Poverty and ethnicity: a review of the evidence

Eric Sheptock, a homeless Black man who’s using Twitter, Facebook and other online social networks to educate people about poverty

The Joseph Rowntree Foundation are about to embark upon a major plan of work on ethnicity and poverty.  This review of the evidence summarises the current picture by focusing on:

  • the three main areas affecting experiences of poverty –education, work and unpaid caring;
  • how social networks and place shape experiences and opportunities;
  • inequality within ethnic minority groups

It identifies key gaps where greater understanding could support more effective action on poverty across different ethnicities. The research also included qualitative research with a number of communities to understand their day-to-day experiences.

There is considerable disadvantage in many areas of life for people from across many ethnicities. There are some common experiences within and between people in these groups but also important variations between groups that are often considered as similar and within every ethnic group. So what are the most influential factors and which issues need further investigation?

Eric Sheptock, a homeless Black man who’s using Twitter, Facebook and other online social networks to educate people about poverty

Poverty and ethnicity: A review of evidence. Helen Barnard and Claire Turner. 18 May 2011.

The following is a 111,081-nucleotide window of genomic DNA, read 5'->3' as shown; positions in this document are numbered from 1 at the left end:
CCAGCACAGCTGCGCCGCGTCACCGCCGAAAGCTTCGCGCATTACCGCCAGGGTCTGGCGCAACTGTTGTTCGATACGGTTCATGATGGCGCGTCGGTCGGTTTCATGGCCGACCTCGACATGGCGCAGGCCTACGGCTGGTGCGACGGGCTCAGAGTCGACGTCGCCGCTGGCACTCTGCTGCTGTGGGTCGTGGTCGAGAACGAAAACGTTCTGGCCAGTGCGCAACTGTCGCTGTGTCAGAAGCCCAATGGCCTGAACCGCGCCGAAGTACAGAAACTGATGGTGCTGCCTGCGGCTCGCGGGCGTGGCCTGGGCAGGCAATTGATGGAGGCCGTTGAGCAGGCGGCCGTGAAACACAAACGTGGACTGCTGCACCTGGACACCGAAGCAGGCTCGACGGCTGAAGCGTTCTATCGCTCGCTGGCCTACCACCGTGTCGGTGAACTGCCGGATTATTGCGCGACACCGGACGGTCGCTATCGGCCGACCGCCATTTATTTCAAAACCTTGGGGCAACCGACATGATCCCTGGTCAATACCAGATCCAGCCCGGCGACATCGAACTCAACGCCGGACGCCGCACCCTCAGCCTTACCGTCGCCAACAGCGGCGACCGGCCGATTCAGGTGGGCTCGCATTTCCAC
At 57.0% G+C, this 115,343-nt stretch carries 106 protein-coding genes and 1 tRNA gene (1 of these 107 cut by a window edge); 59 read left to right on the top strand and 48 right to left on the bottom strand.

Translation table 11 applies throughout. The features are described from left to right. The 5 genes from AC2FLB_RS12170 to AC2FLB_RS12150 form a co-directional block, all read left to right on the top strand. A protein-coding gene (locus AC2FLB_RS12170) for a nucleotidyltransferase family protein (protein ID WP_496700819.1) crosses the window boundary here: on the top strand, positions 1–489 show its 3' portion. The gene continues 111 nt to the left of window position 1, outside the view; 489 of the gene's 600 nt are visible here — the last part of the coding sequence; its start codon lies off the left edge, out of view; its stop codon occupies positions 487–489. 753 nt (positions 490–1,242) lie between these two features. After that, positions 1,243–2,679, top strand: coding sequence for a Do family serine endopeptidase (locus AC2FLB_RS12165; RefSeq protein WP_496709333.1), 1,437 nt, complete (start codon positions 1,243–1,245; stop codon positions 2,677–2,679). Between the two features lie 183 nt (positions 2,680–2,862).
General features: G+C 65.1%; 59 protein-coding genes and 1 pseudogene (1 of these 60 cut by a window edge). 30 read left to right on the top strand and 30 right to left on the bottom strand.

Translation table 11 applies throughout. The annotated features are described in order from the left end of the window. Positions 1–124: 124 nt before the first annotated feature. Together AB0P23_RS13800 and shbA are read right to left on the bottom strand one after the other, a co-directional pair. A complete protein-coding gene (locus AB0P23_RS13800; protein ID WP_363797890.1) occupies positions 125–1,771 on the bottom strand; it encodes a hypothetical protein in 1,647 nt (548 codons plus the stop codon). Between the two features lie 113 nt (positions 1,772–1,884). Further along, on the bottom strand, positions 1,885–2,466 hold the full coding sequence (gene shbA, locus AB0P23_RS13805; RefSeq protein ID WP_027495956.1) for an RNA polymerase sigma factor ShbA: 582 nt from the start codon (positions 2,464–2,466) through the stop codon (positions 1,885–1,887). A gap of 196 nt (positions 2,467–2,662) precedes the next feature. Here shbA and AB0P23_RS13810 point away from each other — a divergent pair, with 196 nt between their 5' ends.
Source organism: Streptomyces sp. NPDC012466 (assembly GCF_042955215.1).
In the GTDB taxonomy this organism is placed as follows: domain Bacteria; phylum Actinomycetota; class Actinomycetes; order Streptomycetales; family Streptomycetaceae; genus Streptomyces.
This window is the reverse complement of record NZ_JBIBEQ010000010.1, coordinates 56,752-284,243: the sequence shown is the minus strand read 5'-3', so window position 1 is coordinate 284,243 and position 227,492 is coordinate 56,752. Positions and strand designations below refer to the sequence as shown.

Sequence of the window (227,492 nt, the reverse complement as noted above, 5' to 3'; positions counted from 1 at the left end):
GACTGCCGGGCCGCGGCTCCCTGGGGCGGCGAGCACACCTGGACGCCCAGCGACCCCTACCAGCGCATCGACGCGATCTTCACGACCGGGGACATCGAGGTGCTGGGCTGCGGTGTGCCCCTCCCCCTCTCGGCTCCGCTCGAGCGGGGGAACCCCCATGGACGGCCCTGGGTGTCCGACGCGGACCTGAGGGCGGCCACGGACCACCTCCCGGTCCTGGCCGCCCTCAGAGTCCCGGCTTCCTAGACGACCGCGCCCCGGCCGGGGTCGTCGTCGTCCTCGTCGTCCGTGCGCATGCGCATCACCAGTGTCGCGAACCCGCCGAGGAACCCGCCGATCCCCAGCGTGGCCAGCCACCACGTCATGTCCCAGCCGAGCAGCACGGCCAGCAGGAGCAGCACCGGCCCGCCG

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Andre Tomlin

Andre Tomlin

André Tomlin is an Information Scientist with 20 years experience working in evidence-based healthcare. He's worked in the NHS, for Oxford University and since 2002 as Managing Director of Minervation Ltd, a consultancy company who do clever digital stuff for charities, universities and the public sector. Most recently André has been the driving force behind the Mental Elf and the National Elf Service; an innovative digital platform that helps professionals keep up to date with simple, clear and engaging summaries of evidence-based research. André is a Trustee at the Centre for Mental Health and an Honorary Research Fellow at University College London Division of Psychiatry. He lives in Bristol with his wife, dog and three little elflings.

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